In 1900, Edouard Vuillard had his first solo exhibition at the Bernheim-Jeune gallery and entered a new social milieu of wealthy patrons who gradually established him as one of the most sought-after portraitists in inter-war Paris. The painter became friendly with Jos Hessel, one of the gallery directors, and his wife, Lucy. The couple frequently invited Vuillard to their spacious apartment on the rue de Rivoli and their estates in Normandy and Brittany. Although he remained close with his fellow Nabis, the somber, petit-bourgeois interiors that won the painter acclaim during the 1890s gave way to brighter and more realistic views of opulent homes and in situ portraits of the bankers, actresses, and aristocrats that occupied them.
Géraniums et boules-de-neige, which dates from this transitional period, depicts a lively bouquet of red geraniums, a pair of mums, and bursts of white hydrangeas set in a light, airy interior. This canvas documents Vuillard's heightened attention to the spatial atmosphere of his settings and the details of specific material objects. His colleague Paul Signac noted the transformation of Vuillard's style and commented that "[Vuillard's] deftly noted interiors have great charm. He has a marvelous understanding of the timbre of things. They're the work of a fine painter... The contrast of tine, the skillfully achieved chiaroscuro--these balance a scheme of color which is always unusual and delicate" (quoted in J. Rewald, "Diaries of Paul Signac," Gazette des Beaux-Arts, April 1952). A.C. Ritchie later wrote about Vuillard's canvases from this period:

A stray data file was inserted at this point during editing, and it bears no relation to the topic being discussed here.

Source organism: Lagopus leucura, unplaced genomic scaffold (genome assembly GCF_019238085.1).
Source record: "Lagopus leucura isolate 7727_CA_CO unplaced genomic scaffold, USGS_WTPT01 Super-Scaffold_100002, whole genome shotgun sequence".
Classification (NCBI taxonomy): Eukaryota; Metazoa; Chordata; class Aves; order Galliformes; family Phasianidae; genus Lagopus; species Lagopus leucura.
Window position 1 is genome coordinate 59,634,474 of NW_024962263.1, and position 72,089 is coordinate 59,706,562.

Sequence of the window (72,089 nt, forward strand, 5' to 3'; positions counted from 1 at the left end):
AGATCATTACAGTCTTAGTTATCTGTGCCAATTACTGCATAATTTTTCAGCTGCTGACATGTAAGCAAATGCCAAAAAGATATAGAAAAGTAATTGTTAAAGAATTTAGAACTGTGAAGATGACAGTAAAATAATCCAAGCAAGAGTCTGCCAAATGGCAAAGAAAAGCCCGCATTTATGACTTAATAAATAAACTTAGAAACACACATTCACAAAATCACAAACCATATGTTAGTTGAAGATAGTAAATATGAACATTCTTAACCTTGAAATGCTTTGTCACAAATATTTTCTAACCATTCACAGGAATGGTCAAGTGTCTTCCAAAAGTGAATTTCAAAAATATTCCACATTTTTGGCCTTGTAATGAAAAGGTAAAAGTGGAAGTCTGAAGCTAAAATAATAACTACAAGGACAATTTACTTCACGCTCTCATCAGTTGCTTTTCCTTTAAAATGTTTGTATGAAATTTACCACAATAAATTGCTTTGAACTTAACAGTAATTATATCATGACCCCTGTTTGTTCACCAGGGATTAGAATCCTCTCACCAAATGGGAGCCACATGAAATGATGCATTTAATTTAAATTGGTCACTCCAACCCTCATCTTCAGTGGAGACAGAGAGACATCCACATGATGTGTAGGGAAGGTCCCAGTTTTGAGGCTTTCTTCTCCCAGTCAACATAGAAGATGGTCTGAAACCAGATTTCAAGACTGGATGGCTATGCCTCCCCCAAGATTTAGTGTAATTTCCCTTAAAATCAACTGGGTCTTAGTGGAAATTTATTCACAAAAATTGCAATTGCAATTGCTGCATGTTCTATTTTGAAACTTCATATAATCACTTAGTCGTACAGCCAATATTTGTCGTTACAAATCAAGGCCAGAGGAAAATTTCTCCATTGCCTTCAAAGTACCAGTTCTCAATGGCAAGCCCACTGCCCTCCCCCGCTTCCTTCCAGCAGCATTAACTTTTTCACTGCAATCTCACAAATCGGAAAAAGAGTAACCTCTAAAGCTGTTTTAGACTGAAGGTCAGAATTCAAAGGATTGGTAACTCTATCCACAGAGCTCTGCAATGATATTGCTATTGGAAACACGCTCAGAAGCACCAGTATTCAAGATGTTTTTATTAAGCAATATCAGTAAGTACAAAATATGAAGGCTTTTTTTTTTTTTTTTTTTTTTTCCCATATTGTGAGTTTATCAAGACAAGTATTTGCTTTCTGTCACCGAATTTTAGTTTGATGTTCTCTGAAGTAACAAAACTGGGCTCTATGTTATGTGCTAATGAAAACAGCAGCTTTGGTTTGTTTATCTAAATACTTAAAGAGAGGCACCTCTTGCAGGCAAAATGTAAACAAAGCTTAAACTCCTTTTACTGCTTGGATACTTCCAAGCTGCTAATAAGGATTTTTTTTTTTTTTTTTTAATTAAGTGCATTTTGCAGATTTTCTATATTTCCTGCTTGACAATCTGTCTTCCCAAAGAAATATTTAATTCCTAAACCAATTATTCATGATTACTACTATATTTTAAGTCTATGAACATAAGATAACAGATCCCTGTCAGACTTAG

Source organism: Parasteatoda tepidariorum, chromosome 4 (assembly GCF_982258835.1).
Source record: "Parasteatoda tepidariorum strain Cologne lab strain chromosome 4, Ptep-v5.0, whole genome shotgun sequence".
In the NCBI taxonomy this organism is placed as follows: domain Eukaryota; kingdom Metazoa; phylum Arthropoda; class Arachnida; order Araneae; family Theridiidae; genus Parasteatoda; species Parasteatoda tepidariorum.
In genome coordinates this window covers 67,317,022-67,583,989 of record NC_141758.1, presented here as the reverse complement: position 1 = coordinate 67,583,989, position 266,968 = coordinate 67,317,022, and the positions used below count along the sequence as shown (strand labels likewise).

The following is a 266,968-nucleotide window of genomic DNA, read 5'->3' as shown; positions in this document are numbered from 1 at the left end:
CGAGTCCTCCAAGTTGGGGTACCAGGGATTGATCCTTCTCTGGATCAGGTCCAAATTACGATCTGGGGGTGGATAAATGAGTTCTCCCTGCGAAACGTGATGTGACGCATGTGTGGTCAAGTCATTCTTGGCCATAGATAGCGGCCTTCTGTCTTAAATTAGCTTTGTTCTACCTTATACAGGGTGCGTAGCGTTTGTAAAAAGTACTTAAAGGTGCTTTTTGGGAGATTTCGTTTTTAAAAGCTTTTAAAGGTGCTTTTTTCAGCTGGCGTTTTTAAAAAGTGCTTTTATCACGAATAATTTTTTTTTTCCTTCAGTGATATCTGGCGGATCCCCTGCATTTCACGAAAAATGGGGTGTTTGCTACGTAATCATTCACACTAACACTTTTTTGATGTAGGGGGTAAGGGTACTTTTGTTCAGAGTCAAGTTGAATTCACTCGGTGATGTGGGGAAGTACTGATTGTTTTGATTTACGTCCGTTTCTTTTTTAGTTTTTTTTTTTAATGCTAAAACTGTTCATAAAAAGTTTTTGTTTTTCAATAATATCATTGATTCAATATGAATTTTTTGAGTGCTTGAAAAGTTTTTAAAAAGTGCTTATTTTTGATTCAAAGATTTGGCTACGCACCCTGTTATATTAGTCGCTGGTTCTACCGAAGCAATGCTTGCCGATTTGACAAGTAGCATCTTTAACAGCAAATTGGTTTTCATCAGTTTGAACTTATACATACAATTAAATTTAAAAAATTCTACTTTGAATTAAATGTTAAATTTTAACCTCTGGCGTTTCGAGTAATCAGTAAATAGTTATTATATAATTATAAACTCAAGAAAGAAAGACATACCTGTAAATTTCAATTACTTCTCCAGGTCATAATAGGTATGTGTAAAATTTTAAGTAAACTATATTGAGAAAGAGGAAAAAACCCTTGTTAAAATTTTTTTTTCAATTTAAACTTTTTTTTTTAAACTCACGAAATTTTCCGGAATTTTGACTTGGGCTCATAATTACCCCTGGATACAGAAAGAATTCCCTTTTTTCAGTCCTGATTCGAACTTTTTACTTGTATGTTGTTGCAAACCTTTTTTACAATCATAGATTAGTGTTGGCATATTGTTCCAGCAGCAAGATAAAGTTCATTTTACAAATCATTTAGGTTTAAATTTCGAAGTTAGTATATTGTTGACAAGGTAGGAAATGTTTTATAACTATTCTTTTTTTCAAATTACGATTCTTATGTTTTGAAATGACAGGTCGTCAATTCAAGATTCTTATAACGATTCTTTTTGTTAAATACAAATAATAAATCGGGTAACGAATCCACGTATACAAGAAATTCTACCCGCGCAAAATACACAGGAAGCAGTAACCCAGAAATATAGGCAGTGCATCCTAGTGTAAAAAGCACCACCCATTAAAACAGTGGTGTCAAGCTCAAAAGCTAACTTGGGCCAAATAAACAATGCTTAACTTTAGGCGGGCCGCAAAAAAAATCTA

From the poetic tensions that so mark the Mallarméan years, 1893 to about 1900, he moves into a more relaxed, ostensibly less melancholy mood. His pictures reflect his new connections with the fashionable world as opposed to the old life of café discussion, literary inspiration and the close, germinal atmosphere of his own private existence at home... The reduced tension is often charming. His looser brushwork and more obvious color arrangements often result in a delightful, even gay, picture which is far removed from the brooding harmonies of many of the earlier, small panels" (in Edouard Vuillard, New York, 1954, p.24).
Although Vuillard's style changed considerably at this time, his preferred subject matter, the poetics of domestic settings, essentially remained the same. The changes to the structure of his works and his more nuanced depiction of depth gave fresh air and light to his interiors. The flatness of his earliest canvases appears here in a new guise, and reflects the optical foreshortening that Vuillard derived from his experiments with photography. Using a portable Kodak camera, he took numerous snapshots that became the basis of future paintings. This photographic approach to his subject matter can be seen in the radical cropping in the present work. This new sense of space moreover reflects Vuillard's longtime interest in paintings by Chardin and 17th-century Dutch artists such as Jan Steen and Jan Vermeer, whose works he first observed and sketched at the Louvre in 1888, a year before he associated with the Nabis circle. No longer encumbered with Symbolist dogma, Vuillard was free to explore, as his predecessors had done before him, the palpable qualities of things close up and record them in paint, simply and straightforwardly, as he experienced them in every day, natural light.